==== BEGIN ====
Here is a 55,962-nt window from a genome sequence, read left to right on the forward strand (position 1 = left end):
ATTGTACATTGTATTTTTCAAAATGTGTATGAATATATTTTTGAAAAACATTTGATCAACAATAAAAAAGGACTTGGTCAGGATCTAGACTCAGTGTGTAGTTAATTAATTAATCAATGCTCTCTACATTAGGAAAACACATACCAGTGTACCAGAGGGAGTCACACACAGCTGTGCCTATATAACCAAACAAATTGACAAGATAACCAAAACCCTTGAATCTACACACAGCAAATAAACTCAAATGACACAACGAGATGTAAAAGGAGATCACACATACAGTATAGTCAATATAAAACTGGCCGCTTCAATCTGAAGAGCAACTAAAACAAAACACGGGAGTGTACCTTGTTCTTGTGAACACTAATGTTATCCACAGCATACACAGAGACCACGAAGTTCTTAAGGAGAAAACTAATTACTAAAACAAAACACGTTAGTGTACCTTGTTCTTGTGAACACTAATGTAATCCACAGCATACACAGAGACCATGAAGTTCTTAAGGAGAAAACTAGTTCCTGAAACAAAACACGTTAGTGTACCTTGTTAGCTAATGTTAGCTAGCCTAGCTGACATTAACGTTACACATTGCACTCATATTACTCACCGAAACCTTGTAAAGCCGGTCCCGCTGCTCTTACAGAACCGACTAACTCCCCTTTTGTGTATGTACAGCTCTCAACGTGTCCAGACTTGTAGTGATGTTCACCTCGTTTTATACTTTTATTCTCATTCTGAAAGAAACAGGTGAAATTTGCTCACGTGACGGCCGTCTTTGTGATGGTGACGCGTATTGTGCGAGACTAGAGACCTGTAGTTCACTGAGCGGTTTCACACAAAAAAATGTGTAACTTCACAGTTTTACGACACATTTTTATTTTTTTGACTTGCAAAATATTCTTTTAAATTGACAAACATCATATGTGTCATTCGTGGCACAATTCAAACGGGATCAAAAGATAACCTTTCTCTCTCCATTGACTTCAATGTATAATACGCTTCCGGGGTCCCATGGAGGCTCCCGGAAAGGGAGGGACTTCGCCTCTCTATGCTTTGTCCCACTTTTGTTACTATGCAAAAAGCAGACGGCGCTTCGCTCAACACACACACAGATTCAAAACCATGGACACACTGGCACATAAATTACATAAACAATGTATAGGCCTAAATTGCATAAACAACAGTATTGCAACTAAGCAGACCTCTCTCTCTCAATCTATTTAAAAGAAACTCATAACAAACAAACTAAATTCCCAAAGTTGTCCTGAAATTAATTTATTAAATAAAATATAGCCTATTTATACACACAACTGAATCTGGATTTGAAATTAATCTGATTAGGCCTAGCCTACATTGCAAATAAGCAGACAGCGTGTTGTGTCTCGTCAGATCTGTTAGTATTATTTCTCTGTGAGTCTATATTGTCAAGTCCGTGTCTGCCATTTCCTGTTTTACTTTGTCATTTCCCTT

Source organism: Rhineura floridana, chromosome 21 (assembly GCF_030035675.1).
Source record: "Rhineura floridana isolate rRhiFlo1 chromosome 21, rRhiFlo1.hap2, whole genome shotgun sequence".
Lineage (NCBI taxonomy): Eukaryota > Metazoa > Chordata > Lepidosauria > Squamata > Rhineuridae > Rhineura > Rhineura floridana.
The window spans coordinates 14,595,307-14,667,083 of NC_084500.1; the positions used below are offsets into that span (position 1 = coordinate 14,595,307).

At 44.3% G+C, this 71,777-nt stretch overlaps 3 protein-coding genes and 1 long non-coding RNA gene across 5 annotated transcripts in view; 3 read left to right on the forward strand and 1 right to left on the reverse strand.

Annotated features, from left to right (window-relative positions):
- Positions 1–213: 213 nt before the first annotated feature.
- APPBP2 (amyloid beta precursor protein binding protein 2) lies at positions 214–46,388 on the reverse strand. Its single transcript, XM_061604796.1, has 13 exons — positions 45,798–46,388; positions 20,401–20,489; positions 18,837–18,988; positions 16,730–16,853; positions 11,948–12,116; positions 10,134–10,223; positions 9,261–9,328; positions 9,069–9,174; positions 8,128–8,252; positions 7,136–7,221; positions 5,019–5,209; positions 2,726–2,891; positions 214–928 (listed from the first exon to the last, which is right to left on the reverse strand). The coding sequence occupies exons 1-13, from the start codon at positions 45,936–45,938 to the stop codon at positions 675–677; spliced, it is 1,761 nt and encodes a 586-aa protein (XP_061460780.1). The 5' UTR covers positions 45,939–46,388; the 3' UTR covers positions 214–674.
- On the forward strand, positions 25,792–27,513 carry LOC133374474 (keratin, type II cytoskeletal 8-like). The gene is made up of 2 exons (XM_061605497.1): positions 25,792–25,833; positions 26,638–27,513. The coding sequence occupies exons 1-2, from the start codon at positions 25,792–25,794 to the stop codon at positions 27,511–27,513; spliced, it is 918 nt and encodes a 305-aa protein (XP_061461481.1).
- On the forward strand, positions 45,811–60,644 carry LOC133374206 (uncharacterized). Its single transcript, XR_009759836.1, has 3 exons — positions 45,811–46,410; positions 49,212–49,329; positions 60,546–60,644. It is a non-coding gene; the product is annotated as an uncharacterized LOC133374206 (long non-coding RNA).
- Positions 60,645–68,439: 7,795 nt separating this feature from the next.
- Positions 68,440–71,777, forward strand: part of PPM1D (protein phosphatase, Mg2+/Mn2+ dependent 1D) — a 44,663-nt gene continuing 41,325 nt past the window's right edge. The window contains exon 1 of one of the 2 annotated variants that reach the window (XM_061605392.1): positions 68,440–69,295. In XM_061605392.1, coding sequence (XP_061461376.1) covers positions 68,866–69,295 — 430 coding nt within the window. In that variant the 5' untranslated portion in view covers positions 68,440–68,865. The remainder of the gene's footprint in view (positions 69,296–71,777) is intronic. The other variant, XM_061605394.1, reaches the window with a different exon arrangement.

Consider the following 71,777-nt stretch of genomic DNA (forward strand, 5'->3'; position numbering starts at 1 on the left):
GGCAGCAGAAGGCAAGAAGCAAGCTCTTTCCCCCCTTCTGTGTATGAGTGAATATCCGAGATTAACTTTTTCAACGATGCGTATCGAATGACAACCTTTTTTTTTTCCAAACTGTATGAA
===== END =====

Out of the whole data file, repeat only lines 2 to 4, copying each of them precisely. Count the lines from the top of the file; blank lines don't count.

ATTGTACATTGTATTTTTCAAAATGTGTATGAATATATTTTTGAAAAACATTTGATCAACAATAAAAAAGGACTTGGTCAGGATCTAGACTCAGTGTGTAGTTAATTAATTAATCAATGCTCTCTACATTAGGAAAACACATACCAGTGTACCAGAGGGAGTCACACACAGCTGTGCCTATATAACCAAACAAATTGACAAGATAACCAAAACCCTTGAATCTACACACAGCAAATAAACTCAAATGACACAACGAGATGTAAAAGGAGATCACACATACAGTATAGTCAATATAAAACTGGCCGCTTCAATCTGAAGAGCAACTAAAACAAAACACGGGAGTGTACCTTGTTCTTGTGAACACTAATGTTATCCACAGCATACACAGAGACCACGAAGTTCTTAAGGAGAAAACTAATTACTAAAACAAAACACGTTAGTGTACCTTGTTCTTGTGAACACTAATGTAATCCACAGCATACACAGAGACCATGAAGTTCTTAAGGAGAAAACTAGTTCCTGAAACAAAACACGTTAGTGTACCTTGTTAGCTAATGTTAGCTAGCCTAGCTGACATTAACGTTACACATTGCACTCATATTACTCACCGAAACCTTGTAAAGCCGGTCCCGCTGCTCTTACAGAACCGACTAACTCCCCTTTTGTGTATGTACAGCTCTCAACGTGTCCAGACTTGTAGTGATGTTCACCTCGTTTTATACTTTTATTCTCATTCTGAAAGAAACAGGTGAAATTTGCTCACGTGACGGCCGTCTTTGTGATGGTGACGCGTATTGTGCGAGACTAGAGACCTGTAGTTCACTGAGCGGTTTCACACAAAAAAATGTGTAACTTCACAGTTTTACGACACATTTTTATTTTTTTGACTTGCAAAATATTCTTTTAAATTGACAAACATCATATGTGTCATTCGTGGCACAATTCAAACGGGATCAAAAGATAACCTTTCTCTCTCCATTGACTTCAATGTATAATACGCTTCCGGGGTCCCATGGAGGCTCCCGGAAAGGGAGGGACTTCGCCTCTCTATGCTTTGTCCCACTTTTGTTACTATGCAAAAAGCAGACGGCGCTTCGCTCAACACACACACAGATTCAAAACCATGGACACACTGGCACATAAATTACATAAACAATGTATAGGCCTAAATTGCATAAACAACAGTATTGCAACTAAGCAGACCTCTCTCTCTCAATCTATTTAAAAGAAACTCATAACAAACAAACTAAATTCCCAAAGTTGTCCTGAAATTAATTTATTAAATAAAATATAGCCTATTTATACACACAACTGAATCTGGATTTGAAATTAATCTGATTAGGCCTAGCCTACATTGCAAATAAGCAGACAGCGTGTTGTGTCTCGTCAGATCTGTTAGTATTATTTCTCTGTGAGTCTATATTGTCAAGTCCGTGTCTGCCATTTCCTGTTTTACTTTGTCATTTCCCTT

Source organism: Rhineura floridana, chromosome 21 (assembly GCF_030035675.1).
Source record: "Rhineura floridana isolate rRhiFlo1 chromosome 21, rRhiFlo1.hap2, whole genome shotgun sequence".